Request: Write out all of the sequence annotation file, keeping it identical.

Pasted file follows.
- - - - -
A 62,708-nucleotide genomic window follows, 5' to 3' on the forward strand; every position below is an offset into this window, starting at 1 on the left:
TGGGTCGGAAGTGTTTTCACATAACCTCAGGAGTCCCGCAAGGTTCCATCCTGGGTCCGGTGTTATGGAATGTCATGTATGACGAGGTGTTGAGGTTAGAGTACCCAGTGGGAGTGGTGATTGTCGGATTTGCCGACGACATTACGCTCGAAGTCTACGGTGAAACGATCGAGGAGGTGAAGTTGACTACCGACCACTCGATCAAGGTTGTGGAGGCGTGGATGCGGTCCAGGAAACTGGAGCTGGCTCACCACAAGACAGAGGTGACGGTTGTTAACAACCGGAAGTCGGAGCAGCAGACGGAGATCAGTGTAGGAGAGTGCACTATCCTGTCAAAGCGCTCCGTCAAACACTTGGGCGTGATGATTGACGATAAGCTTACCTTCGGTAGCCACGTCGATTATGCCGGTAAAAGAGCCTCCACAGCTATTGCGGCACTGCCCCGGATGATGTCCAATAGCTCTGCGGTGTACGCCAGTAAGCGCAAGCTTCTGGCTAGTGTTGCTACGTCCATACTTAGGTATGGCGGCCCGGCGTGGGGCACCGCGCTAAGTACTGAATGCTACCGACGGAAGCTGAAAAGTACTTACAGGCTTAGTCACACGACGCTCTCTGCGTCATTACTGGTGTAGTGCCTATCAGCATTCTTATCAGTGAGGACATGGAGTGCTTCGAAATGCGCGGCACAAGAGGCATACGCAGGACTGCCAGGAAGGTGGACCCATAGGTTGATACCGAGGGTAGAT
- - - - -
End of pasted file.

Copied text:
A 62,708-nucleotide genomic window follows, 5' to 3' on the forward strand; every position below is an offset into this window, starting at 1 on the left:
TGGGTCGGAAGTGTTTTCACATAACCTCAGGAGTCCCGCAAGGTTCCATCCTGGGTCCGGTGTTATGGAATGTCATGTATGACGAGGTGTTGAGGTTAGAGTACCCAGTGGGAGTGGTGATTGTCGGATTTGCCGACGACATTACGCTCGAAGTCTACGGTGAAACGATCGAGGAGGTGAAGTTGACTACCGACCACTCGATCAAGGTTGTGGAGGCGTGGATGCGGTCCAGGAAACTGGAGCTGGCTCACCACAAGACAGAGGTGACGGTTGTTAACAACCGGAAGTCGGAGCAGCAGACGGAGATCAGTGTAGGAGAGTGCACTATCCTGTCAAAGCGCTCCGTCAAACACTTGGGCGTGATGATTGACGATAAGCTTACCTTCGGTAGCCACGTCGATTATGCCGGTAAAAGAGCCTCCACAGCTATTGCGGCACTGCCCCGGATGATGTCCAATAGCTCTGCGGTGTACGCCAGTAAGCGCAAGCTTCTGGCTAGTGTTGCTACGTCCATACTTAGGTATGGCGGCCCGGCGTGGGGCACCGCGCTAAGTACTGAATGCTACCGACGGAAGCTGAAAAGTACTTACAGGCTTAGTCACACGACGCTCTCTGCGTCATTACTGGTGTAGTGCCTATCAGCATTCTTATCAGTGAGGACATGGAGTGCTTCGAAATGCGCGGCACAAGAGGCATACGCAGGACTGCCAGGAAGGTGGACCCATAGGTTGATACCGAGGGTAGAT